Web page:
Common Core Connections
Each month we will add a new activity which links a Walters' work to the Common Core Standards. Check out these ideas and bring the Walters to your classroom.
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Students will compare and contrast the visual and material elements of two suits of armor from Japan and Germany. They will use their creativity to design their own suits of armor, which will be drawn to scale to fit their own bodies. Precision will be vital in recording measurements, making the correct mathematical conversions, and drawing their armor in the correct scale.Download "THE ART OF WAR"
In small groups, students will analyze how each artist chose to portray the idea of “family.” Students will support their analyses by referencing specific details observed in the artwork. Students will then orally compare and contrast the portrayal of “family” in the four images. After class discussion, students will produce written compositions on their personal definition of “family,” including details from the artworks when appropriate.Download "Family Ties"
Students will practice their communication skills as both speakers and listeners by completing this partner- based activity. Each student will choose a work of art from the Walters Art Museum at art.thewalters.org. One student will describe her artwork to the other student, who will attempt to draw the artwork, based on the student’s verbal description, and without seeing it for himself. The partners will have to be articulate and patient in order to accurately recreate each artwork.Download "Show and Tell"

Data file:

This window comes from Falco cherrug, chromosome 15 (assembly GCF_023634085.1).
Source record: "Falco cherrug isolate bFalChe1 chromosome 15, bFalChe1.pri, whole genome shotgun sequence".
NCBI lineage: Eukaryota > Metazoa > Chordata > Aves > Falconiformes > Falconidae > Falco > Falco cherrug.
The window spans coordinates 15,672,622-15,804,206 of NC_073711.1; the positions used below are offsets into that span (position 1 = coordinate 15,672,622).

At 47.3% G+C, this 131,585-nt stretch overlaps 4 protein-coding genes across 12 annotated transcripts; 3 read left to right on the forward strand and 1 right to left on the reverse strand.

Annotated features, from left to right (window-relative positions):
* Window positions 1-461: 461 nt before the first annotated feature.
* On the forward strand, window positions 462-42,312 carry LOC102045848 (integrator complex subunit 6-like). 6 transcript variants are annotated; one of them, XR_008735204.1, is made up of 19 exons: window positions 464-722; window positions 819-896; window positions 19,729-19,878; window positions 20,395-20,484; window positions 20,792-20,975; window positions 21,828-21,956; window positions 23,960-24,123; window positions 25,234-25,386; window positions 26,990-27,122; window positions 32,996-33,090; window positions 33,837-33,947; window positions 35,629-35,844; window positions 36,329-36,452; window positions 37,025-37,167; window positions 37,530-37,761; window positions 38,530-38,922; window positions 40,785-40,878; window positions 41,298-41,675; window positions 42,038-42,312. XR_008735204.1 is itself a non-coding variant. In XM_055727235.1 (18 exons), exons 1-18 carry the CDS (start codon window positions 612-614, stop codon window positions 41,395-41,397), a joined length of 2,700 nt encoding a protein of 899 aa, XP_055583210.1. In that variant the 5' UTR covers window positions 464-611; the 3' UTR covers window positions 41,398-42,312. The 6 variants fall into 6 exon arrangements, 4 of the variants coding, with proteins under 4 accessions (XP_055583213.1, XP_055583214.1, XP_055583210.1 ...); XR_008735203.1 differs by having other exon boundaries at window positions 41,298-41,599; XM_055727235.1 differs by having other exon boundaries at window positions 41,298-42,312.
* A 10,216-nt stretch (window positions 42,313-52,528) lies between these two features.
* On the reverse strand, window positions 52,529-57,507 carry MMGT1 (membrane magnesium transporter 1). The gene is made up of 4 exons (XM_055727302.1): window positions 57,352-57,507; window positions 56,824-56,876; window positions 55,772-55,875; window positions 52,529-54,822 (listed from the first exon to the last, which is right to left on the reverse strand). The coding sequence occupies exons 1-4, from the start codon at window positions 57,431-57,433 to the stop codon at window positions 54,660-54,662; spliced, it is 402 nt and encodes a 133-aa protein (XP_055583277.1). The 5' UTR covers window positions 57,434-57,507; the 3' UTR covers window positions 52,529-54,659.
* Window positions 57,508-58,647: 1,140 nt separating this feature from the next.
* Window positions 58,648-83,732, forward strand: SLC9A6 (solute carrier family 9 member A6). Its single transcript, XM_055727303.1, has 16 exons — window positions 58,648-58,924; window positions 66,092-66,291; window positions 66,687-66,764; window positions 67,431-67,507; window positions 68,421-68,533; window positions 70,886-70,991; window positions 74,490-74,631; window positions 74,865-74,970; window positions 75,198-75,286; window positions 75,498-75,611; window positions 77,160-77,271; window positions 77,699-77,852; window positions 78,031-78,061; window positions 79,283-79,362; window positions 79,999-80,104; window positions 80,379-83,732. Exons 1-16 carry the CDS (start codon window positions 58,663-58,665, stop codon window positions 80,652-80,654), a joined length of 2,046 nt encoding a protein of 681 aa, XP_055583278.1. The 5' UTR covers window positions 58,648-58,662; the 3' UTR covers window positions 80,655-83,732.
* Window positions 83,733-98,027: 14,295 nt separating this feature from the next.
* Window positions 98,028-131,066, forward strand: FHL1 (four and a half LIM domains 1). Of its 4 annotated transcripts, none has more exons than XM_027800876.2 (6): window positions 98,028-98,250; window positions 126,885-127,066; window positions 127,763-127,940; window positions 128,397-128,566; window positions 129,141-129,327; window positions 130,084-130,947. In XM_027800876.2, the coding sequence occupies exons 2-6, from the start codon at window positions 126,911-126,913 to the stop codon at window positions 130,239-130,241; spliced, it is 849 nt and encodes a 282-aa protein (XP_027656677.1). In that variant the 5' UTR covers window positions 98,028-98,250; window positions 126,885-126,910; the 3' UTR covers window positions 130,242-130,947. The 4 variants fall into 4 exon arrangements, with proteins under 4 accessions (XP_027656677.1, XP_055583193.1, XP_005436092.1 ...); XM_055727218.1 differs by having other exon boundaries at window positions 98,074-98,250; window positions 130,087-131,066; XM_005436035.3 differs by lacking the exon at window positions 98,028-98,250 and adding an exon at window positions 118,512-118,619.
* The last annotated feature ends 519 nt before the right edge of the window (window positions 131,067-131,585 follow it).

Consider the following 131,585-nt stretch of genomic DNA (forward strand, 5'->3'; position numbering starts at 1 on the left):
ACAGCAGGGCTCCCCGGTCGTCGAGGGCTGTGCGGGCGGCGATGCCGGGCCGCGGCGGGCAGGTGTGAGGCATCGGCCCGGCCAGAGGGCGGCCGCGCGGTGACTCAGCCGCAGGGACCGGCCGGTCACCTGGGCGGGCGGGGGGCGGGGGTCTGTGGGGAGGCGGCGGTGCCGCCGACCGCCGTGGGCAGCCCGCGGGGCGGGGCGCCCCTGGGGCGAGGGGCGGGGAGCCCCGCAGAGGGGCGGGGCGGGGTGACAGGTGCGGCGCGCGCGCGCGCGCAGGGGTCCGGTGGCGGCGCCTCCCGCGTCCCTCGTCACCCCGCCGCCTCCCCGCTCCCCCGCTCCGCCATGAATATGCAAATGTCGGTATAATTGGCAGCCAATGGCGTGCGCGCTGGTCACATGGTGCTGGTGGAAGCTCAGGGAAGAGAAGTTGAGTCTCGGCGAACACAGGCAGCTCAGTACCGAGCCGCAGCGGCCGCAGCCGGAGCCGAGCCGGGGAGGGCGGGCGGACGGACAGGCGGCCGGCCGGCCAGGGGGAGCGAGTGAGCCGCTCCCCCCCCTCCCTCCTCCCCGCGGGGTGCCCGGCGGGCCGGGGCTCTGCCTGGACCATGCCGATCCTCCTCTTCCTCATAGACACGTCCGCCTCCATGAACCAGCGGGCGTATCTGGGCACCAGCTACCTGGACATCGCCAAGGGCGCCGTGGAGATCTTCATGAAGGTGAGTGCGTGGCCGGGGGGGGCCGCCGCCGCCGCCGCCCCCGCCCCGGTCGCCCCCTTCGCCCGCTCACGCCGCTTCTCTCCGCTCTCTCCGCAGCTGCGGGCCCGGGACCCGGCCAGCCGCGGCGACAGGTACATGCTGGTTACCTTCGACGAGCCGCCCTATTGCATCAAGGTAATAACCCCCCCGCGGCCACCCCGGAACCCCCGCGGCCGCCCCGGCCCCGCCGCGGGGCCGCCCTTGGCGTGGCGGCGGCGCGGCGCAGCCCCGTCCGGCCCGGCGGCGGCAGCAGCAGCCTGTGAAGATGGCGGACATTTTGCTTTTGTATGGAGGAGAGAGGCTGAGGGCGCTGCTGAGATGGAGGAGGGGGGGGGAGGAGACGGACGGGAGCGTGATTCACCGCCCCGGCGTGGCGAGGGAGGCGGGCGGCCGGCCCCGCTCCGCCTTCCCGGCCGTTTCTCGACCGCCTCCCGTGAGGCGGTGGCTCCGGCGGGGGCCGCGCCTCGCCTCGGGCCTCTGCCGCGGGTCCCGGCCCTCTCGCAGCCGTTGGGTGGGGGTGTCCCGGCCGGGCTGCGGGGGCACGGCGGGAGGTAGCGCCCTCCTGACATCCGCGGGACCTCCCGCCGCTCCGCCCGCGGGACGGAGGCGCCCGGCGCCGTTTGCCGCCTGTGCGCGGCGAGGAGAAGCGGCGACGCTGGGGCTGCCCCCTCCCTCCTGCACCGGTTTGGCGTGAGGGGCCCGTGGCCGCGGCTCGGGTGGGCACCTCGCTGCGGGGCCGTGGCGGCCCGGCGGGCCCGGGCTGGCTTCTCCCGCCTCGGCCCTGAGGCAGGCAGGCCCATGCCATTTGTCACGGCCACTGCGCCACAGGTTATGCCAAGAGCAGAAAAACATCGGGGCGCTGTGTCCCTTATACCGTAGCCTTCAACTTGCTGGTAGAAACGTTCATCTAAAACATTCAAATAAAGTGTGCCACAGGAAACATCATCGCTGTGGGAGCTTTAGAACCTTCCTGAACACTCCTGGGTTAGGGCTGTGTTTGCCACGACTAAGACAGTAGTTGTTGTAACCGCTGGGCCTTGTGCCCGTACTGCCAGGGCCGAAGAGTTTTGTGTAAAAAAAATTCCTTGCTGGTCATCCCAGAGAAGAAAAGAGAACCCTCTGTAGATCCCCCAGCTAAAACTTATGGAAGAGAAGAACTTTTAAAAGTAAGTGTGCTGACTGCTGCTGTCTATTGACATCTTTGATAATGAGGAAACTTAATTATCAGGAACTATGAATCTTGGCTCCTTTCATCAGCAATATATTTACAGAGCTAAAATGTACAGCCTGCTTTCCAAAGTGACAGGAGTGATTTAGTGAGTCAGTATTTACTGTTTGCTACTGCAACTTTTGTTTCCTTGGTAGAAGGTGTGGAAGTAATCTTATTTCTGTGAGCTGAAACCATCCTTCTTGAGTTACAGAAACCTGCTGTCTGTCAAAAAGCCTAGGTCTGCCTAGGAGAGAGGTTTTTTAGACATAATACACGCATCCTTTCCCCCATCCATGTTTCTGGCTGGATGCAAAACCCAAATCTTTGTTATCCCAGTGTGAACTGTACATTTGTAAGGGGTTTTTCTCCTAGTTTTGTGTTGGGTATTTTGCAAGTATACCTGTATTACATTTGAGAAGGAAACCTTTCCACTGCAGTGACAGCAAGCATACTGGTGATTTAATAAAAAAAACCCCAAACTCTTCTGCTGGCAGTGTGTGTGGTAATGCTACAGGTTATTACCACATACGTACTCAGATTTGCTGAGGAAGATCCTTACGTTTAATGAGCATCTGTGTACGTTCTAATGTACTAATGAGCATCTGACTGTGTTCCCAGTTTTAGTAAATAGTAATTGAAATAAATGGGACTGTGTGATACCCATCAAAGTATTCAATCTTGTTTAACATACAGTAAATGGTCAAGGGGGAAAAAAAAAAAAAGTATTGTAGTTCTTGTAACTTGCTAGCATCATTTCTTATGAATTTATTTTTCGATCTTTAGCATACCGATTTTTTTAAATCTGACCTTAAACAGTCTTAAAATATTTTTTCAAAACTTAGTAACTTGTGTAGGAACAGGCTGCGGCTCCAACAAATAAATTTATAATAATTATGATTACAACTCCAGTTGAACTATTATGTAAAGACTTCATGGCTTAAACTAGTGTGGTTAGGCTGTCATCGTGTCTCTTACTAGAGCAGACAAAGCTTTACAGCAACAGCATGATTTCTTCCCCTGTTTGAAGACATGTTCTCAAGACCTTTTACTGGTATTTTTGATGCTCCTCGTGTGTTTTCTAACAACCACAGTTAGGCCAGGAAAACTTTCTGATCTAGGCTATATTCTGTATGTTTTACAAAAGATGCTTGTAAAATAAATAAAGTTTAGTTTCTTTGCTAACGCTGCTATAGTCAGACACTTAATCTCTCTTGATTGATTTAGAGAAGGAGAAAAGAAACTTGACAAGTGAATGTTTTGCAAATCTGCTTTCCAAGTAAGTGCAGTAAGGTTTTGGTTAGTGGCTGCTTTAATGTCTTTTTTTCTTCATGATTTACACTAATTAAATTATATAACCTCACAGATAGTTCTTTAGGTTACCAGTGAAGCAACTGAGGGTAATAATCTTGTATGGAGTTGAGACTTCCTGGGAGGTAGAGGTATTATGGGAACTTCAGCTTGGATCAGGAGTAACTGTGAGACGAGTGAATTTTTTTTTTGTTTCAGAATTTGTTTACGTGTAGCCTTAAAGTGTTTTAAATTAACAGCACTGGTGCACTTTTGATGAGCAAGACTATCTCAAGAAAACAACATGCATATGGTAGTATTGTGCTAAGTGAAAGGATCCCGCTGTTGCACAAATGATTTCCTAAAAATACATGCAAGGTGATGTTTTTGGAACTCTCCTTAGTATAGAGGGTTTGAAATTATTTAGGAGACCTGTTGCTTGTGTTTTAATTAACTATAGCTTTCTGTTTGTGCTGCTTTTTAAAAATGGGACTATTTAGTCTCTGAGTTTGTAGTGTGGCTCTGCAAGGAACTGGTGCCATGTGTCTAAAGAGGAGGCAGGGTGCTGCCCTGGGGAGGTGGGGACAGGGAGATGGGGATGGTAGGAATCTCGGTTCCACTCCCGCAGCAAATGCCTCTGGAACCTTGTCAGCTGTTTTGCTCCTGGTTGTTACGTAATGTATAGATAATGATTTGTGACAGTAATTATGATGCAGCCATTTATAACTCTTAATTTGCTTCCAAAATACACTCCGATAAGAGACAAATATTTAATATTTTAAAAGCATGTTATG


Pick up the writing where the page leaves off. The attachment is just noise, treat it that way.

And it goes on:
Students will learn about the ancient Egyptian Book of the Faiyum, a papyrus scroll that details the religious customs and environment of the Faiyum region along the Nile River. With the Book of the Faiyum as a model, students will learn about the processes that Egyptian scribes used to create written works. Stressing precision, creativity, and group collaboration, students will work in a similar assembly-line structure to create their own "scrolls" that include both text and illustration.Download "Papyrus Production" →
In this math and art activity, students will use the skills of estimation and measurement to better understand the composition of 19th-century landscape painting.Download "Mathematical Landscapes" →
Challenged when trying to integrate math and art? This activity encourages students to calculate how to draw patterns on an ancient Greek vase.Download "Precise Patterns" →
What was the news like in 1848? Download this activity, which examines the painting Politics in an Oyster House by Richard Caton Woodville. After conducting research and examining the painting Politics in an Oyster House, students will write an article for a 19th-century newspaper. Students will develop their topic with facts, definitions, concrete details and other examples related to the image and the time period.Download "Read all about it!" →
Stories can be examined from many perspectives. Download this activity, which tells the story of the painting An Accident by Pascal-Adolphe-Jean Dagnan-Bouveret, 1879. Students will read a story from the perspective of the hurt child in the painting. Using their creativity and analytic skills, they will construct their own story from the perspective of a character in the painting.Download "From Your Point of View" →
Who doesn't love a good story? Download this activity and use your imagination to discover what happened before, during and after this scene.Download "What's the Drama All About?" →
When the Walters Family purchased this painting in 1902 it looked very different than it does today. The child in the painting wasn’t there. Download this activity and discover the secrets behind the painting while making links to the Common Core Standards for Reading.Download "Who is this Little Girl?" →
Download this science, language arts and visual arts integrated activity to reveal the mysteries behind this Renaissance painting. Students will use the skills of the Integration of Knowledge and Ideas while learning about conservation in an art museum.Download "Restoration or Destruction" →